It seems that this is truly the time to build an art investment portfolio. In fact, within a decade, art held by ultra high-net-worth individuals is expected to increase by $1 trillion.
This particular demographic are thought to have held art to a total value of $1.6 trillion in 2016, but that figure is expected to reach $2.6 trillion by 2026, according to a recent report by consultants Deloitte Luxembourg & ArtTactic. So why is it so popular to hold an art investment portfolio today, and what can the rest of us learn from those ultra high-net-worth trendsetters?
For the super wealthy, it makes good sense to start an art investment portfolio simply in order to diversify and avoid over-reliance on any one particular asset. For this reason, many individuals may choose to invest in art simply as a way to dip their toe into a new market.
“People who are very wealthy diversify their assets, but not in the sense of, “Oh, I’m in stocks in China, India, Japan and Europe,” Paul Harris, partner and portfolio manager at Avenue Investment Management, explained recently to The Globe and Mail. “The general public diversifies in the stock market by buying other areas, whereas wealthy people diversify by being in a different asset class.”
As a result, the wealthy have greater exposure to alternative investments in their portfolios. Nancy Grouni, certified financial planner for Objective Financial Partners Inc., explains: “I find that people with a higher net worth tend to be more comfortable with those non- traditional, alternative ways of investing.”
Fine art has little to no correlation to the stock market. This means that pieces can increase in value even when the stock market crashes, while many other typical investment assets will suffer from this economic turbulence.
For this reason, art investment represents a method of circumnavigating the risks posed by broader financial trends.
Unlike various other investments, art can be enjoyed as an asset in its own right. Arguably, stocks and shares don’t offer any aesthetic value to investors.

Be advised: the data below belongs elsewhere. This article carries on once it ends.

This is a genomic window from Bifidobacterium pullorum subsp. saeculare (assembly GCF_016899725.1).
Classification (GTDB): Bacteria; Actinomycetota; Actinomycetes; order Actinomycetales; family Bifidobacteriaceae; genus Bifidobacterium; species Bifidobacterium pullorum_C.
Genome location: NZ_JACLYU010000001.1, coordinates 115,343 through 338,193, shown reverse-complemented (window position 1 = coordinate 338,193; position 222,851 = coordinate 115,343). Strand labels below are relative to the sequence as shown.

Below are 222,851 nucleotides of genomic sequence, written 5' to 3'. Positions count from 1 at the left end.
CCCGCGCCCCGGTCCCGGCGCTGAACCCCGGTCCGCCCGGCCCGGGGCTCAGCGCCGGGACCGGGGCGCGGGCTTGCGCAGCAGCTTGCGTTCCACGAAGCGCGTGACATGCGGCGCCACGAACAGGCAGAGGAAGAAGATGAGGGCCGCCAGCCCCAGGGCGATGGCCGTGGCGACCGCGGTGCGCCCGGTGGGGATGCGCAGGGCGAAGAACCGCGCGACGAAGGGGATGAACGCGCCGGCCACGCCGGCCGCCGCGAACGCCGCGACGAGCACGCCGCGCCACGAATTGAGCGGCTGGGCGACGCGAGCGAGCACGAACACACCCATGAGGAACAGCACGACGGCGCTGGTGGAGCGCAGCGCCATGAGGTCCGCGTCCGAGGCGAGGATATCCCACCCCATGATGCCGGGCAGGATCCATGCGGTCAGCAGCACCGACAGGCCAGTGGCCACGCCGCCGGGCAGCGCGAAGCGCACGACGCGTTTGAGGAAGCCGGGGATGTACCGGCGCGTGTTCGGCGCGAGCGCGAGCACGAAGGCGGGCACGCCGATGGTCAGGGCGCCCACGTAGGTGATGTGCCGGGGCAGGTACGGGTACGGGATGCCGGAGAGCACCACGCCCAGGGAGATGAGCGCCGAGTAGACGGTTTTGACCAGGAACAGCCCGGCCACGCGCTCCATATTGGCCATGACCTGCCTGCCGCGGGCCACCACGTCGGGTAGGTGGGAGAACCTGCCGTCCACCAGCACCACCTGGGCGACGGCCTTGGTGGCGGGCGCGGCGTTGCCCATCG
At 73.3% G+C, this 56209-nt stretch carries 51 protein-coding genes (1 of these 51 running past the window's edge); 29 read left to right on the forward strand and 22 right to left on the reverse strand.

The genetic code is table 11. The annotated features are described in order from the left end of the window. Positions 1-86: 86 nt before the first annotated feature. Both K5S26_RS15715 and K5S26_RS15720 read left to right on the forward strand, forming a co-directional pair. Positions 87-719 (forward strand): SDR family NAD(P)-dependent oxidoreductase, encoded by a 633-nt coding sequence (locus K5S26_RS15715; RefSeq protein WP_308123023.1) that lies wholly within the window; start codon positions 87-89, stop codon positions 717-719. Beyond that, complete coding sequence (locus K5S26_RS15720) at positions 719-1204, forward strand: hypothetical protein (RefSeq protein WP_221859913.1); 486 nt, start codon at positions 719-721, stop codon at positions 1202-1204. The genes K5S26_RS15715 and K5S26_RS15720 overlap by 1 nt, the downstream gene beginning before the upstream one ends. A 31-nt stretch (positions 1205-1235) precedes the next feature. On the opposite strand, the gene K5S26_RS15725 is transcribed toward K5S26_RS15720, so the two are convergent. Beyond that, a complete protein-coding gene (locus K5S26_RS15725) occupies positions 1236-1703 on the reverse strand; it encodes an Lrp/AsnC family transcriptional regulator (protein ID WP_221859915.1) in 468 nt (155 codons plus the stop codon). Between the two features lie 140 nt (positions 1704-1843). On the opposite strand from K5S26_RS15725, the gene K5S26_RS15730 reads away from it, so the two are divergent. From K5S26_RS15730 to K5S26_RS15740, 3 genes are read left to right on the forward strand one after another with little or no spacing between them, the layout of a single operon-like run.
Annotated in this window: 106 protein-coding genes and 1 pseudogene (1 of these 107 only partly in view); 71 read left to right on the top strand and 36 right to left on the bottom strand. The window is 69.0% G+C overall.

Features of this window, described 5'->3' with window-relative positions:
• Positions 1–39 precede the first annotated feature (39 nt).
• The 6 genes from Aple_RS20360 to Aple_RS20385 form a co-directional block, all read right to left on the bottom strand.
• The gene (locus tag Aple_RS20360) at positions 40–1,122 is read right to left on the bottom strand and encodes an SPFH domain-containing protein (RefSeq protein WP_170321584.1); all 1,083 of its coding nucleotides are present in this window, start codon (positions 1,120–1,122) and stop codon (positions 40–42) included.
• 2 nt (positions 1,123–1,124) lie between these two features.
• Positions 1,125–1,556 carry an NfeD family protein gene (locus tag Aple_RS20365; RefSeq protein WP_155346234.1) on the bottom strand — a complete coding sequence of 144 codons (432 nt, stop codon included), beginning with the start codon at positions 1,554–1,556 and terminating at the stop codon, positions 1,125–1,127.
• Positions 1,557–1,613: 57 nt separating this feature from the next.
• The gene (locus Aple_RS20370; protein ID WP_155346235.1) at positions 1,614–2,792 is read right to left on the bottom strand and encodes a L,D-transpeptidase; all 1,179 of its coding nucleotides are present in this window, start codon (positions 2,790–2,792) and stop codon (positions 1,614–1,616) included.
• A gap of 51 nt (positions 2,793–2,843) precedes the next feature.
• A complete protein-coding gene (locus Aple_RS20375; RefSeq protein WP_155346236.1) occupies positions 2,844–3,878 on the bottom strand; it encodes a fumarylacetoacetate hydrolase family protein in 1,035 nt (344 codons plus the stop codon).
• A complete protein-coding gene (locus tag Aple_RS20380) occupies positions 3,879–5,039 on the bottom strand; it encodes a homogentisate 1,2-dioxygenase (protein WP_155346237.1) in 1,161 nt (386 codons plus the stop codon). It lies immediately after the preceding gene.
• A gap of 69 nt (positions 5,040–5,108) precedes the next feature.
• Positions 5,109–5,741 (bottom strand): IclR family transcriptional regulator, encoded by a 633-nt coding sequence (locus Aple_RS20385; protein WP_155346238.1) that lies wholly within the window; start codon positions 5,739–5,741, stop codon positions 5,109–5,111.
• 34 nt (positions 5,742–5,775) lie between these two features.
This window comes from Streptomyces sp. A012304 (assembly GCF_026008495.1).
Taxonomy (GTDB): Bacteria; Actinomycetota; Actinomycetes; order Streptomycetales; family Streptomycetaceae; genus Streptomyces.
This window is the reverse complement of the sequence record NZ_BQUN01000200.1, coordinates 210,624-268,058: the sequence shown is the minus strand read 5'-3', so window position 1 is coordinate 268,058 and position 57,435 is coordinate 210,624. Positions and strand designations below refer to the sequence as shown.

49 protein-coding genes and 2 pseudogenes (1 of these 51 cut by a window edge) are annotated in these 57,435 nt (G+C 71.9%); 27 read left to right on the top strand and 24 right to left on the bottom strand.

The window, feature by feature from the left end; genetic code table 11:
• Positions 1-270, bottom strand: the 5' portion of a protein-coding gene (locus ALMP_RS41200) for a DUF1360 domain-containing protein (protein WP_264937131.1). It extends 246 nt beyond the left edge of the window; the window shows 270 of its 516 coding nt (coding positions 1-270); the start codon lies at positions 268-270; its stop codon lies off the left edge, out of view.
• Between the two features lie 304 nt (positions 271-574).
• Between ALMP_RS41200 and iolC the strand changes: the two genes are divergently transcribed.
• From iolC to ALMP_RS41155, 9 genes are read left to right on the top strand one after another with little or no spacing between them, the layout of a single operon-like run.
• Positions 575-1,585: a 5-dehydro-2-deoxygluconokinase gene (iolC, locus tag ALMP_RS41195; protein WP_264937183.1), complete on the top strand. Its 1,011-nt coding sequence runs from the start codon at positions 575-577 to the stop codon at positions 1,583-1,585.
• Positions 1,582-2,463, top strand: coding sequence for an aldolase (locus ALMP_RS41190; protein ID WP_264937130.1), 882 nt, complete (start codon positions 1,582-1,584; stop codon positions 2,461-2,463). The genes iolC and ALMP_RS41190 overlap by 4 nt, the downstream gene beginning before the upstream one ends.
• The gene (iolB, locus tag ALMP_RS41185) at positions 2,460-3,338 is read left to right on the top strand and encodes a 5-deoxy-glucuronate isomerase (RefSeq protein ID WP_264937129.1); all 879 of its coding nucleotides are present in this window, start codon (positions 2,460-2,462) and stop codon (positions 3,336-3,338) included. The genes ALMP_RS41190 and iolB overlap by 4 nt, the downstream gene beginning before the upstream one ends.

What’s more, art can be actively enjoyed without it affecting the value of the asset, unlike wine for example. While wine is also a fixed asset, it has to be hidden away in a cellar if you hope to hold its value, and you certainly can’t taste it. In contrast, art investments can actually complement real estate investments, with sellers using art to capture buyers’ attentions and drive interest in properties.
“There’s undoubtedly a close relationship between luxury homes and art,” says Knight Frank’s Rupert des Forges. “Buyers at the top end of the new homes market tend to be relatively young and focus on contemporary art in their collections. The careful placement of artwork by the likes of Hirst or Warhol can be the finishing touch that prompts a prospective buyer to make an offer.”
Last but not least, an art investment portfolio can offer strong financial returns. According to Artprice’s Contemporary Art Market Annual Report, the last 17 years have shown a well- diversified portfolio of contemporary art generating an average annual yield of 7.6%, representing a relatively strong return on investment.
What’s more, several well-publicised sales of works by Warhol, Basquiat, de Vinci and others have seen sellers enjoy truly incredible returns on investment. In our own experience, an average profit of 29.8% was realised by our clients in 2017 alone.
According to Deloitte’s 2017 Art & Finance Report, 55% percent of wealth managers stated their clients have asked for help with investments in art and collectibles.
If you’re considering investing in art to expand your portfolio’s horizons, it’s wise to seek out some expert advice. This is where we can come in. Get in touch with the team at Maddox Gallery, or visit us at one of our central London galleries. We’d be delighted to give you an introduction to art investment.
If you want to learn more about investing in contemporary art, take a look at ‘The Six Key Factors to Consider When Making an Art Investment.’ To find out more about any of our represented artists, please contact Maddox Gallery. Our Sotheby’s-trained art consultants will be happy to provide expert advice.
Written by James Nicholls, Managing Director and Curator, Maddox Gallery.